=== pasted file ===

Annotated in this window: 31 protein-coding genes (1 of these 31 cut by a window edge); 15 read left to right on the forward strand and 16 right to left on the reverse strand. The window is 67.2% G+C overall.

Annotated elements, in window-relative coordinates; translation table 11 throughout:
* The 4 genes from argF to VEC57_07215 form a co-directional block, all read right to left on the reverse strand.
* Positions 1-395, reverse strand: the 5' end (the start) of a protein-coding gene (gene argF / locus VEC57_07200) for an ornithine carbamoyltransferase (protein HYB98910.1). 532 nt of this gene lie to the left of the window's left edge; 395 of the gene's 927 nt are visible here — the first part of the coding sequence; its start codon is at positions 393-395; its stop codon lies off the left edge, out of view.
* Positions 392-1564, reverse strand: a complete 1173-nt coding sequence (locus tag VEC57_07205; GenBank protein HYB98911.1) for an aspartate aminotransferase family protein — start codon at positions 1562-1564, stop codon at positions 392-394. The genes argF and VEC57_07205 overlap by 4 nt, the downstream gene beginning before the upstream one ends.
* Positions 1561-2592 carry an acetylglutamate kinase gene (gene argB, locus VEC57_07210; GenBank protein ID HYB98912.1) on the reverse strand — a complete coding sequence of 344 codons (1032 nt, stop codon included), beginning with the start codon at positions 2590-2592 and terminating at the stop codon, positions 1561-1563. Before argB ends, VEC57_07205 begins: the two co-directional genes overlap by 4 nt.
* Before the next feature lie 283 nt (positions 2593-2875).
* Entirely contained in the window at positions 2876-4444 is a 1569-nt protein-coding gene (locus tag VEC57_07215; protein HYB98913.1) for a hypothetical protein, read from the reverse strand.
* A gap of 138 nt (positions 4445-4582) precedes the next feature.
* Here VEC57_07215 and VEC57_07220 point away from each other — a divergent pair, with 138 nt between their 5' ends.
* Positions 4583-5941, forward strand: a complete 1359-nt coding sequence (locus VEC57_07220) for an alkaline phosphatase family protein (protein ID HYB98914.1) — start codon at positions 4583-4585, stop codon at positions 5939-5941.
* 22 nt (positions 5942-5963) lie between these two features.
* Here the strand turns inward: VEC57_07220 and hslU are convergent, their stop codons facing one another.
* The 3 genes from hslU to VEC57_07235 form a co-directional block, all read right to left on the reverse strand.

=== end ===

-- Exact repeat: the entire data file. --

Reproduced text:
Annotated in this window: 31 protein-coding genes (1 of these 31 cut by a window edge); 15 read left to right on the forward strand and 16 right to left on the reverse strand. The window is 67.2% G+C overall.

Annotated elements, in window-relative coordinates; translation table 11 throughout:
* The 4 genes from argF to VEC57_07215 form a co-directional block, all read right to left on the reverse strand.
* Positions 1-395, reverse strand: the 5' end (the start) of a protein-coding gene (gene argF / locus VEC57_07200) for an ornithine carbamoyltransferase (protein HYB98910.1). 532 nt of this gene lie to the left of the window's left edge; 395 of the gene's 927 nt are visible here — the first part of the coding sequence; its start codon is at positions 393-395; its stop codon lies off the left edge, out of view.
* Positions 392-1564, reverse strand: a complete 1173-nt coding sequence (locus tag VEC57_07205; GenBank protein HYB98911.1) for an aspartate aminotransferase family protein — start codon at positions 1562-1564, stop codon at positions 392-394. The genes argF and VEC57_07205 overlap by 4 nt, the downstream gene beginning before the upstream one ends.
* Positions 1561-2592 carry an acetylglutamate kinase gene (gene argB, locus VEC57_07210; GenBank protein ID HYB98912.1) on the reverse strand — a complete coding sequence of 344 codons (1032 nt, stop codon included), beginning with the start codon at positions 2590-2592 and terminating at the stop codon, positions 1561-1563. Before argB ends, VEC57_07205 begins: the two co-directional genes overlap by 4 nt.
* Before the next feature lie 283 nt (positions 2593-2875).
* Entirely contained in the window at positions 2876-4444 is a 1569-nt protein-coding gene (locus tag VEC57_07215; protein HYB98913.1) for a hypothetical protein, read from the reverse strand.
* A gap of 138 nt (positions 4445-4582) precedes the next feature.
* Here VEC57_07215 and VEC57_07220 point away from each other — a divergent pair, with 138 nt between their 5' ends.
* Positions 4583-5941, forward strand: a complete 1359-nt coding sequence (locus VEC57_07220) for an alkaline phosphatase family protein (protein ID HYB98914.1) — start codon at positions 4583-4585, stop codon at positions 5939-5941.
* 22 nt (positions 5942-5963) lie between these two features.
* Here the strand turns inward: VEC57_07220 and hslU are convergent, their stop codons facing one another.
* The 3 genes from hslU to VEC57_07235 form a co-directional block, all read right to left on the reverse strand.